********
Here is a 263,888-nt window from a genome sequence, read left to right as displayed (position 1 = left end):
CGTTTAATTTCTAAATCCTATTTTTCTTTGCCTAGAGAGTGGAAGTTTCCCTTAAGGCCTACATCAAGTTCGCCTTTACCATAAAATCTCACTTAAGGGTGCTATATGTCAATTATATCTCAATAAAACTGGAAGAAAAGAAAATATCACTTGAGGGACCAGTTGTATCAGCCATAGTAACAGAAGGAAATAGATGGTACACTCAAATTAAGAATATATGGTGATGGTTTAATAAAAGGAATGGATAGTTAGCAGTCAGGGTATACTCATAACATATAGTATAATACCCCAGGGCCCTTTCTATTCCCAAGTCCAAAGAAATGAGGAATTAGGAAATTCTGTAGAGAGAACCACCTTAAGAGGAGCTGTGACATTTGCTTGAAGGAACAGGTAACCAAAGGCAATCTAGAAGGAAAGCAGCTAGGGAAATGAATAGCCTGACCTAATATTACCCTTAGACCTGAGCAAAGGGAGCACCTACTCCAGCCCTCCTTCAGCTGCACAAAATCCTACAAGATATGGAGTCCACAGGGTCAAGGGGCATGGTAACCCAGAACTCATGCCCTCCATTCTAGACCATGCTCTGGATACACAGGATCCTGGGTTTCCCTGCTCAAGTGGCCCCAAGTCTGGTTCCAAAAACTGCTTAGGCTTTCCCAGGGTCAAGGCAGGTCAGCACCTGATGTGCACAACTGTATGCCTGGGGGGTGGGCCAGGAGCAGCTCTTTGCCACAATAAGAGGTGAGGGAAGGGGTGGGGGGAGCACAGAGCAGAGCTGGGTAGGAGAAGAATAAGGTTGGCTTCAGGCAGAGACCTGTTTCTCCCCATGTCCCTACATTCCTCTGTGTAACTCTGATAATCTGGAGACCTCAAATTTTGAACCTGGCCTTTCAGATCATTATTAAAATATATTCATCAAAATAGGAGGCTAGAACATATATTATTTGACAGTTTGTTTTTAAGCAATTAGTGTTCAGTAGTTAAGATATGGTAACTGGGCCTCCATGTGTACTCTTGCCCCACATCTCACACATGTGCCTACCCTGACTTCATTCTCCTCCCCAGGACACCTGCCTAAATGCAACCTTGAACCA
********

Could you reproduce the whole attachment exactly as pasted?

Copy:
Here is a 263,888-nt window from a genome sequence, read left to right as displayed (position 1 = left end):
CGTTTAATTTCTAAATCCTATTTTTCTTTGCCTAGAGAGTGGAAGTTTCCCTTAAGGCCTACATCAAGTTCGCCTTTACCATAAAATCTCACTTAAGGGTGCTATATGTCAATTATATCTCAATAAAACTGGAAGAAAAGAAAATATCACTTGAGGGACCAGTTGTATCAGCCATAGTAACAGAAGGAAATAGATGGTACACTCAAATTAAGAATATATGGTGATGGTTTAATAAAAGGAATGGATAGTTAGCAGTCAGGGTATACTCATAACATATAGTATAATACCCCAGGGCCCTTTCTATTCCCAAGTCCAAAGAAATGAGGAATTAGGAAATTCTGTAGAGAGAACCACCTTAAGAGGAGCTGTGACATTTGCTTGAAGGAACAGGTAACCAAAGGCAATCTAGAAGGAAAGCAGCTAGGGAAATGAATAGCCTGACCTAATATTACCCTTAGACCTGAGCAAAGGGAGCACCTACTCCAGCCCTCCTTCAGCTGCACAAAATCCTACAAGATATGGAGTCCACAGGGTCAAGGGGCATGGTAACCCAGAACTCATGCCCTCCATTCTAGACCATGCTCTGGATACACAGGATCCTGGGTTTCCCTGCTCAAGTGGCCCCAAGTCTGGTTCCAAAAACTGCTTAGGCTTTCCCAGGGTCAAGGCAGGTCAGCACCTGATGTGCACAACTGTATGCCTGGGGGGTGGGCCAGGAGCAGCTCTTTGCCACAATAAGAGGTGAGGGAAGGGGTGGGGGGAGCACAGAGCAGAGCTGGGTAGGAGAAGAATAAGGTTGGCTTCAGGCAGAGACCTGTTTCTCCCCATGTCCCTACATTCCTCTGTGTAACTCTGATAATCTGGAGACCTCAAATTTTGAACCTGGCCTTTCAGATCATTATTAAAATATATTCATCAAAATAGGAGGCTAGAACATATATTATTTGACAGTTTGTTTTTAAGCAATTAGTGTTCAGTAGTTAAGATATGGTAACTGGGCCTCCATGTGTACTCTTGCCCCACATCTCACACATGTGCCTACCCTGACTTCATTCTCCTCCCCAGGACACCTGCCTAAATGCAACCTTGAACCA